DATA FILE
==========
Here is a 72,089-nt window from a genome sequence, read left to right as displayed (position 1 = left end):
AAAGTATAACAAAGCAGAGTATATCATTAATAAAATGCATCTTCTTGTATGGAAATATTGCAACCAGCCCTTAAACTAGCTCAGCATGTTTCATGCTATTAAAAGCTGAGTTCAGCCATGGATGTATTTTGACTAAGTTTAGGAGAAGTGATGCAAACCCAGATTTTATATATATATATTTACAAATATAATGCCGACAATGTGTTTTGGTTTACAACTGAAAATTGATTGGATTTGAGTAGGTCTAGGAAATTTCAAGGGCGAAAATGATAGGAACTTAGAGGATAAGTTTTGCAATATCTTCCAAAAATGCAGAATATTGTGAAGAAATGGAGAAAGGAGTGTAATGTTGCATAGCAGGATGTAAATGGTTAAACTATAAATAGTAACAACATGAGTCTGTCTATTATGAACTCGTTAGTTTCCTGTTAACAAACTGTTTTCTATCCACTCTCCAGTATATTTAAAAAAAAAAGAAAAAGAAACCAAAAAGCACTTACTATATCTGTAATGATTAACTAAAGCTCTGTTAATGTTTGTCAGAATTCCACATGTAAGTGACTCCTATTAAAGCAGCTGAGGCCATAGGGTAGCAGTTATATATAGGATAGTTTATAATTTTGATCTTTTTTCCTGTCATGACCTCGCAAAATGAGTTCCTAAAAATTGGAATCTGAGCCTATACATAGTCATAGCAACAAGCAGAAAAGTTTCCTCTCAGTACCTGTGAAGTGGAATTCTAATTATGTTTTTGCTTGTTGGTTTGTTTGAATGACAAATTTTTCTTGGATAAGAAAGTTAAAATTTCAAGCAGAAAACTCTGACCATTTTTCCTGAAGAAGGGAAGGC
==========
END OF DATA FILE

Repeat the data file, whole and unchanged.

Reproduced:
Here is a 72,089-nt window from a genome sequence, read left to right as displayed (position 1 = left end):
AAAGTATAACAAAGCAGAGTATATCATTAATAAAATGCATCTTCTTGTATGGAAATATTGCAACCAGCCCTTAAACTAGCTCAGCATGTTTCATGCTATTAAAAGCTGAGTTCAGCCATGGATGTATTTTGACTAAGTTTAGGAGAAGTGATGCAAACCCAGATTTTATATATATATATTTACAAATATAATGCCGACAATGTGTTTTGGTTTACAACTGAAAATTGATTGGATTTGAGTAGGTCTAGGAAATTTCAAGGGCGAAAATGATAGGAACTTAGAGGATAAGTTTTGCAATATCTTCCAAAAATGCAGAATATTGTGAAGAAATGGAGAAAGGAGTGTAATGTTGCATAGCAGGATGTAAATGGTTAAACTATAAATAGTAACAACATGAGTCTGTCTATTATGAACTCGTTAGTTTCCTGTTAACAAACTGTTTTCTATCCACTCTCCAGTATATTTAAAAAAAAAAGAAAAAGAAACCAAAAAGCACTTACTATATCTGTAATGATTAACTAAAGCTCTGTTAATGTTTGTCAGAATTCCACATGTAAGTGACTCCTATTAAAGCAGCTGAGGCCATAGGGTAGCAGTTATATATAGGATAGTTTATAATTTTGATCTTTTTTCCTGTCATGACCTCGCAAAATGAGTTCCTAAAAATTGGAATCTGAGCCTATACATAGTCATAGCAACAAGCAGAAAAGTTTCCTCTCAGTACCTGTGAAGTGGAATTCTAATTATGTTTTTGCTTGTTGGTTTGTTTGAATGACAAATTTTTCTTGGATAAGAAAGTTAAAATTTCAAGCAGAAAACTCTGACCATTTTTCCTGAAGAAGGGAAGGC